ELEANOR ROOSEVELT, VOLUME THREE: The War Years and After, 1939-1962, by Blanche Wiesen Cook. Viking, 670 pp., $40.
Pioneering first lady Eleanor Roosevelt got the fully fleshed portrait she deserved in the first volume of Blanche Wiesen Cook’s biography, which told the compelling story of a shy, lonely rich girl who found her self-esteem and her mission in a community of progressive women whose battles for social and political reform laid the groundwork for Franklin Delano Roosevelt’s New Deal.
Cook lost her focus in the second volume, which chronicled the first six years of FDR’s presidency in excessive detail that swamped some keen insights into the Roosevelt marriage and political partnership. Unfortunately, Volume Three, “The War Years and Beyond, 1939-1962,” is even more undisciplined. There’s no question that Cook admires ER — as she is called throughout — and shares her political convictions, but this account of her wartime efforts on behalf of liberal democracy would have had more impact in a better-proportioned book.
For example, Roosevelt’s resignation from the Daughters of the American Revolution after the organization refused to allow black soprano Marian Anderson to sing at Constitution Hall merits more space than descriptions of a Florida vacation. Cook’s over-detailed coverage of ER’s involvement with the American Youth Congress, which advocated for an expanded jobs program and student aid, blunts the impact of four cogent paragraphs capturing her cool support of AYC members hauled in front of a subversive-hunting committee in Congress. Invited to join the committee table, Roosevelt declined and pointedly sat among those waiting to testify, remarking, “I just came to listen.”
Even Cook’s assessment of the Roosevelts’ fraught marriage seems tired here. We don’t need to be reminded every time Eleanor pushes FDR to broaden the New Deal that she was the agitator and he was the politician. We understand that she annoyed him with her persistence, while he disappointed her with his caution. Cook’s dislike of FDR as a person — glib, calculating, and secretive where his wife was sincere, honest and occasionally maladroit — is obvious.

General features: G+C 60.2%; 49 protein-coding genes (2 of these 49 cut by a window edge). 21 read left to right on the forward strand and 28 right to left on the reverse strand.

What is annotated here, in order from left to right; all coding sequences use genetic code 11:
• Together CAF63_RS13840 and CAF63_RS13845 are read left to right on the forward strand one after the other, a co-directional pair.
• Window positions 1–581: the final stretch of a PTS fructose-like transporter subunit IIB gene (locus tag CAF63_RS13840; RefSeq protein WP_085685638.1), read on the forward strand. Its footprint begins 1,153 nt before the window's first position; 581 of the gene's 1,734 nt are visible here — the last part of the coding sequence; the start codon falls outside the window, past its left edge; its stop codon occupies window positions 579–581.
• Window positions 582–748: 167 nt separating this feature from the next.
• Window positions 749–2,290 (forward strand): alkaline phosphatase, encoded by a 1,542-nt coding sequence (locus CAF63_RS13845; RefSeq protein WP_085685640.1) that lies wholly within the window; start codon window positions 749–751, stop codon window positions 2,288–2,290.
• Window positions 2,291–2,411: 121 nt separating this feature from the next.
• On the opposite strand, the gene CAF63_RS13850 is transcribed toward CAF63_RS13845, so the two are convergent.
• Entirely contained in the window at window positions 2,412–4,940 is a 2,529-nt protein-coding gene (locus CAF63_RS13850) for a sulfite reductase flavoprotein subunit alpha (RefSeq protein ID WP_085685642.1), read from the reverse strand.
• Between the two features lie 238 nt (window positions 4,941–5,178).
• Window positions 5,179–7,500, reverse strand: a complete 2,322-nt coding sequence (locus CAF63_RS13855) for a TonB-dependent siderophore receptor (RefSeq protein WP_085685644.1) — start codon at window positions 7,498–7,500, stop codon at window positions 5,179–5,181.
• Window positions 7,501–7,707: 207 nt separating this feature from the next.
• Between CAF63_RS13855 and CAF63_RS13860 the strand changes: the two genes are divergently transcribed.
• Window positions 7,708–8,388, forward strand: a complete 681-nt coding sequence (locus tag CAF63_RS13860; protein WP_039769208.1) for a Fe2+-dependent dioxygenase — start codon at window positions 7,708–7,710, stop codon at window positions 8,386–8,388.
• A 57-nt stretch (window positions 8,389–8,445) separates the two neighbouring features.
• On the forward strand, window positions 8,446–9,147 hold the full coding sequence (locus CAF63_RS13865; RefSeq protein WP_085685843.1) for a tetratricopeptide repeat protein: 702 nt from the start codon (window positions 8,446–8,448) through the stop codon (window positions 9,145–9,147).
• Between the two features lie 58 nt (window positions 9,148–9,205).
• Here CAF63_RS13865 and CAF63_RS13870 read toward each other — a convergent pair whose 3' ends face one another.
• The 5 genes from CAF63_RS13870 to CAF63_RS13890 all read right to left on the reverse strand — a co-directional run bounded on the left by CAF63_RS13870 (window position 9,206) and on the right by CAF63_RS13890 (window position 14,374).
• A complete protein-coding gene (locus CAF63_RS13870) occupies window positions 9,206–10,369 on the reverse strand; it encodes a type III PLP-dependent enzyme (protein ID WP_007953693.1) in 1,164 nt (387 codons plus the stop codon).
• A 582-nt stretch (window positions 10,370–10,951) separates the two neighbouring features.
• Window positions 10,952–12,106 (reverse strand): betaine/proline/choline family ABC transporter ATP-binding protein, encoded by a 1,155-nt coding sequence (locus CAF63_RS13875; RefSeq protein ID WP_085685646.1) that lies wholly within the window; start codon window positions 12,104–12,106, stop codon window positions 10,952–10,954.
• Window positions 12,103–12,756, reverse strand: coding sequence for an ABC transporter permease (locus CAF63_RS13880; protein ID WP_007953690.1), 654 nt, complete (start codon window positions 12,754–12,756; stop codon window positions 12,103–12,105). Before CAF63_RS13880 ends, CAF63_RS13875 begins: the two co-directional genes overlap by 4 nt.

Although she dutifully insists that he shared ER’s liberal values, Cook is more energetic in detailing FDR’s frustrating inaction on fair treatment for African-American soldiers and rescue for Jews desperately seeking to escape Nazi-dominated Europe. Eleanor’s prodding of her husband on these issues, Cook writes, “enable us to understand history’s slow, still ongoing movement toward international justice and human rights.” Contemporary parallels are evident: Assistant Secretary of State Breckenridge Long’s callous assertion in 1940 that (in Cook’s paraphrase) “every refugee was a potential Nazi or Communist,” and therefore undeserving of asylum, uncomfortably forecasts one response to the current humanitarian crisis in Syria, where every refugee is seen as a potential terrorist.
Eleanor Roosevelt fought against such moral cowardice her whole life. She understood FDR’s need to test the political climate before he took the strong stands she urged, but that would never be her way. After his death in 1945, she was free to more openly advocate full civil rights for African-Americans in the United States and equality for women around the world. She served on the United States delegation to the United Nations’ first assembly and helped write the Universal Declaration of Human Rights adopted by the UN in 1948. She worked tirelessly for the causes she believed in until her death in 1962.
Those final 17 years get exactly 30 pages in Cook’s text. It’s hard to resist the conclusion that she simply ran out of steam on this project. This bloated yet truncated volume brings to a disheartening close the work of groundbreaking scholarship launched with such promise in 1992, when the first volume of “Eleanor Roosevelt” was published.